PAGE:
Archive for September, 2011
Heritage Day is celebration of the diversity and uniqueness of South Africa and all our people and traditions.
The government has described Heritage Day as an opportunity to celebrate “aspects of South African culture which are both tangible and difficult to pin down: creative expression, our historical inheritance, language, the food we eat as well as the land in which we live”.
Braai is such big part of our traditions and culture and that’s why this coincides with the National Braai Day.
What would be the ultimate South African braai , which celebrates our uniqueness?
A braaied Ostrich Kebab (sosatie) , with roosterbrood and koeksister for dessert will probably be as uniquely South African as you can get. This meal, served with the iconic and uniquely South African wine Kumkani will be the ultimate heritage braai meal.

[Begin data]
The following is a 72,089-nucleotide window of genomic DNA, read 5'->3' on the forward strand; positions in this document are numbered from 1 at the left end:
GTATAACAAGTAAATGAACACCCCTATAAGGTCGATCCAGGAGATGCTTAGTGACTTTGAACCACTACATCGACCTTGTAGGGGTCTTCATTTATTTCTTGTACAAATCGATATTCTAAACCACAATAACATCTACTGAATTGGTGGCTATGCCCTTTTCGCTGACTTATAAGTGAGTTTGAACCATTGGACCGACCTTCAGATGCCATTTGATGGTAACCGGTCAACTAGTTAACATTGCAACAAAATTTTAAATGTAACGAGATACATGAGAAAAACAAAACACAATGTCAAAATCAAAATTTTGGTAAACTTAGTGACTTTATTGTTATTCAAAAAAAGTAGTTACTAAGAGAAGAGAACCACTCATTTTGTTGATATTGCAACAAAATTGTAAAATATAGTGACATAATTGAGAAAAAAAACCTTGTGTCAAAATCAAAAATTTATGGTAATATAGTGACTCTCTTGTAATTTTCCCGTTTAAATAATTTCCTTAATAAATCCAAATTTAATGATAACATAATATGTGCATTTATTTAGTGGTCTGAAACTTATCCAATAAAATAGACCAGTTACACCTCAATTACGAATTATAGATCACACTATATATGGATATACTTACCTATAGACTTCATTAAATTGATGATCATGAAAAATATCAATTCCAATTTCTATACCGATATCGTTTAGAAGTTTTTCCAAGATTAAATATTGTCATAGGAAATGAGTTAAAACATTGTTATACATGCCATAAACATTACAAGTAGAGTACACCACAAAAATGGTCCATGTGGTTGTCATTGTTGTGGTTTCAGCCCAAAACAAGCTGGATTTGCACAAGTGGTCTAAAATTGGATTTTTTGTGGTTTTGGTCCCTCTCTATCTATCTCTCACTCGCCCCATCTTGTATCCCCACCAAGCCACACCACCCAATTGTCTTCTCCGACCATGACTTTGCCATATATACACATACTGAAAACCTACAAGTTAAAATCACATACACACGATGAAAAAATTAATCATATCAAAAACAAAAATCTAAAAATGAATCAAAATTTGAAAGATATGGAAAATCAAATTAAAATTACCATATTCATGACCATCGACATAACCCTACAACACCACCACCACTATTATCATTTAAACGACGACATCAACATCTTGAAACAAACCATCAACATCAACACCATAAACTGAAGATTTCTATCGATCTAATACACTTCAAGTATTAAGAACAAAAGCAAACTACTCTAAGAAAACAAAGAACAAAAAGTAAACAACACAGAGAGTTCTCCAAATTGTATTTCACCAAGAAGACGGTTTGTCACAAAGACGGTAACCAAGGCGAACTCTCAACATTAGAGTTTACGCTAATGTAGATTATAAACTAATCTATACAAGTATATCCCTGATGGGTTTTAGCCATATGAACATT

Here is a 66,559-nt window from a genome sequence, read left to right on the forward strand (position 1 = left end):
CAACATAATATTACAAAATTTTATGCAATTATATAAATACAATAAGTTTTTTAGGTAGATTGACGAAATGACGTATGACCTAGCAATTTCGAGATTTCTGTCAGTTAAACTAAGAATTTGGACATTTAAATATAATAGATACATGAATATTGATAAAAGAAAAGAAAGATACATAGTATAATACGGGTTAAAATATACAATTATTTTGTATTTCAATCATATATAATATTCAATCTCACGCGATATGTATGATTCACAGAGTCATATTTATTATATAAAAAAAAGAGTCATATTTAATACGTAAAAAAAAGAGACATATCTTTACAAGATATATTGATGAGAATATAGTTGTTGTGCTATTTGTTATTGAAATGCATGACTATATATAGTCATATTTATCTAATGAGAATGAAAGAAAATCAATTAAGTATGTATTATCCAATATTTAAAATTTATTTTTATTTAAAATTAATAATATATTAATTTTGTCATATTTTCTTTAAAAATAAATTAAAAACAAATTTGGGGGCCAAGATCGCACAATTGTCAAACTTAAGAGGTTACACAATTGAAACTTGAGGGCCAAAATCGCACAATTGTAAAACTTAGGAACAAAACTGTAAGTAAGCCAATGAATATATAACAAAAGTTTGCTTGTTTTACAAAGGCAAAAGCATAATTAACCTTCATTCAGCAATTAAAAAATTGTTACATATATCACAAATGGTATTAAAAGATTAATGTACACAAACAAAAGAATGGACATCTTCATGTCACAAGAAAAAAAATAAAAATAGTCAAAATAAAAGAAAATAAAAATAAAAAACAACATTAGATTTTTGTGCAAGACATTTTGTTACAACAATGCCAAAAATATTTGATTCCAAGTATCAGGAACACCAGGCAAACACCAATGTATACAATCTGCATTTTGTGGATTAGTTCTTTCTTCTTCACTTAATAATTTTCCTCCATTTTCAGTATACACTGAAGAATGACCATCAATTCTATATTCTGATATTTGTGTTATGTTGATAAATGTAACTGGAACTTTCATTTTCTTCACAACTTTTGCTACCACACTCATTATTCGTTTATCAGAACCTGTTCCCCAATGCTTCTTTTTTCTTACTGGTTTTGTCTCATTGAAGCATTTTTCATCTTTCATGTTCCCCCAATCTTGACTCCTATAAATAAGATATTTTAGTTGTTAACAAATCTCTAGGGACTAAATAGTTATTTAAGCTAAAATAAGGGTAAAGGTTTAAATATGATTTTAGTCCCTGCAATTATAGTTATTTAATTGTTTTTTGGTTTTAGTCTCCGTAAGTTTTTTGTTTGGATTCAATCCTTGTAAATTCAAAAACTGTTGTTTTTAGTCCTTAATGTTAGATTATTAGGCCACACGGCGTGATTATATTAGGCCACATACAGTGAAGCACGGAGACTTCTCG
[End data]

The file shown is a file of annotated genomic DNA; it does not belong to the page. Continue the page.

The Kumkani Pinotage will complement the Ostrich Kebab and will also contribute to give this heritage braai an even more South African flavour.
Recipe: Ostrich Kebabs
- 500 g Ostrich Fillet/Steak, cubed 300 g small brown mushrooms
- pieces of green and red peppers
- 150 ml coconut milk
- 50 ml beef stock
- 30 ml chopped fresh coriander
- 30 ml brown sugar
- 20 ml red curry paste (Thai)
- 50 ml fish sauce (Thai)
- 20 ml oil
- 5 ml lightly crushed coriander seeds
Method: Place the cubed ostrich meat, wiped mushrooms and chopped peppers in a marinade dish. Combine the remaining ingredients and pour over the meat. Marinate for 2 – 3 hours.
Now thread meat, mushrooms and peppers alternately onto skewers. Grill over glowing coals for ± 5 minutes – the meat should be medium rare.
“Potjiekos” (literally meaning pot food, pronounced “poy-kee-cos”) has been part of South Africa’s culture for many centuries. When the first Dutch settlers arrived in the Cape, they brought with them their ways of cooking food in heavy cast iron pots, which hung from the kitchen hearth above the fire. Long before the arrival of the early settlers in the Cape, the Bantu people who were migrating into South Africa learned the use of the cast iron cooking pot from Arab traders, and later from the Portuguese.